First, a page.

http://dev.w3.org/html5/decision-policy/decision-policy.html

Status: Did Not Understand Request
Change Description: no spec change
Rationale:

Why do authors need anything other than just regular markup? To take your example:

  <h1>A Clockwork Orange Trailer</h1>
  <video src="file.mp4" poster="poster.png"></video>
  <p><a href="file.mp4">Download the video file</a>.
  <a href="transcript.html">Veiw the transcript</a>.</p>

(I don't see why anyone would care what the poster is.)

Can you point me to some existing sites to show how they handle this today? e.g. how does YouTube handle this?
Comment 8 Silvia Pfeiffer 2011-12-12 05:06:44 UTC
(In reply to comment #7)
> Why do authors need anything other than just regular markup? To take your
> example:
> 
>   <h1>A Clockwork Orange Trailer</h1>
>   <video src="file.mp4" poster="poster.png"></video>
>   <p><a href="file.mp4">Download the video file</a>.
>   <a href="transcript.html">Veiw the transcript</a>.</p>

That's certainly possible, and if @aria-describedby attribute was added to the video that linked to the transcript, that would allow screenreaders to announce it early, too. But that doesn't help in cases where the video is not supposed to have other markup about it around it, such as when it's "embedded" in another page through an iframe. This is why I suggested moving the extra content into the video element as fallback content. If that fallback content was available to accessibility APIs, then it would be the nicest way to have accessibility content that can be copied around with the video.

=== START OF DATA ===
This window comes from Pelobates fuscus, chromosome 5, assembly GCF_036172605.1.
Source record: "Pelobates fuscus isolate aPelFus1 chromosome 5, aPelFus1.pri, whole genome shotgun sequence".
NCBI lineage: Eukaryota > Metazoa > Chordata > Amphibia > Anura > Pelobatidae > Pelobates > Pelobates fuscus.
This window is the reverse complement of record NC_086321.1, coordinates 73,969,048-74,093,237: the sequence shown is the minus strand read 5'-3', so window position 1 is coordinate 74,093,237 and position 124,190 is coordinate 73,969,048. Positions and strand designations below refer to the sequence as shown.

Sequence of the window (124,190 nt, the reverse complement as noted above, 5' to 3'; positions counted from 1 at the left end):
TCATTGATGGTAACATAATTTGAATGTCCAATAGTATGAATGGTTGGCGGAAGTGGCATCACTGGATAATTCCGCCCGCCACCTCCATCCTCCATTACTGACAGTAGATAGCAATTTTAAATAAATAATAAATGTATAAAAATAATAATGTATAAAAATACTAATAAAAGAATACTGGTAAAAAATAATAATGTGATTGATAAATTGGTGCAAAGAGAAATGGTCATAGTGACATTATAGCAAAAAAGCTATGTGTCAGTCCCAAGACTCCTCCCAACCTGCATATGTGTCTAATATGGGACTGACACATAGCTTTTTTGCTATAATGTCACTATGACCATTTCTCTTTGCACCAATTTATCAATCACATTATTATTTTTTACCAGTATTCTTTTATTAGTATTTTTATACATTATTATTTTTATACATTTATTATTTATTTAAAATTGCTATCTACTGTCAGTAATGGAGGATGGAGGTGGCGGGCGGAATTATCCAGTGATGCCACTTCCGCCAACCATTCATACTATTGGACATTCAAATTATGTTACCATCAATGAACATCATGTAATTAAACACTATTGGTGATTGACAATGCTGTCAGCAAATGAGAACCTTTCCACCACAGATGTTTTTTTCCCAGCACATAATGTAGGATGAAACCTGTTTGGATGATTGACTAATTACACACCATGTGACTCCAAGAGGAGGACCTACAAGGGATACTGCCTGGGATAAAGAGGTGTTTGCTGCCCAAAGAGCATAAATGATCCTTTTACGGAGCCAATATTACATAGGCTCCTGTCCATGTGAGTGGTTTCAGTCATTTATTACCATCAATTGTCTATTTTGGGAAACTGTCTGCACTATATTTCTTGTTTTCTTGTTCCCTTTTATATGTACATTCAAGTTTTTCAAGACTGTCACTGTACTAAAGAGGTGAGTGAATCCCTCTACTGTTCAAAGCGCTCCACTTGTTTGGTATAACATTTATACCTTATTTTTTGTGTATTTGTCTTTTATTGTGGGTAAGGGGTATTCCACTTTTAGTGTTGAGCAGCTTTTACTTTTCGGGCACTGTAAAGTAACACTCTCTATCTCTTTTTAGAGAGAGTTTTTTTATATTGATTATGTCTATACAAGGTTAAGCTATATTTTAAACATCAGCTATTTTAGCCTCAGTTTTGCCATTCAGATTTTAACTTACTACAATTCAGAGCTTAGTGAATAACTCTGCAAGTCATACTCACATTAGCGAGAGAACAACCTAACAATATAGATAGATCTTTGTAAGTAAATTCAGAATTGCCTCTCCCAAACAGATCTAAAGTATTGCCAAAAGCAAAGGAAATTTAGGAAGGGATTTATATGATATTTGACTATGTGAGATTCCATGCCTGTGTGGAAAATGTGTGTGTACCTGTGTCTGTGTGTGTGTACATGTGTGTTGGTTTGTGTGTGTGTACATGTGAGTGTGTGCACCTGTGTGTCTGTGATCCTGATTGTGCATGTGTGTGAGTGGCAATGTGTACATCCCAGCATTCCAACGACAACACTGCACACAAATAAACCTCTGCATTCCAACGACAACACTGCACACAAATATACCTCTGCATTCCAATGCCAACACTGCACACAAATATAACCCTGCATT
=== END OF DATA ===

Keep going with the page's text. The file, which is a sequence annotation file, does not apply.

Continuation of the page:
> Can you point me to some existing sites to show how they handle this today?
> e.g. how does YouTube handle this?

YouTube doesn't have a means to expose transcripts to embedded videos right now. This is actually a drawback with YouTube videos and users are trying to fix it by cutting and pasting he whole transcript into the "description" section. However, that is lost when YouTube videos are embedded.
Comment 9 John Foliot 2012-01-13 04:57:34 UTC
(In reply to comment #8)
> But that doesn't help in cases where the video is not supposed
> to have other markup about it around it, such as when it's "embedded" in
> another page through an iframe. This is why I suggested moving the extra
> content into the video element as fallback content. If that fallback content
> was available to accessibility APIs, then it would be the nicest way to have
> accessibility content that can be copied around with the video.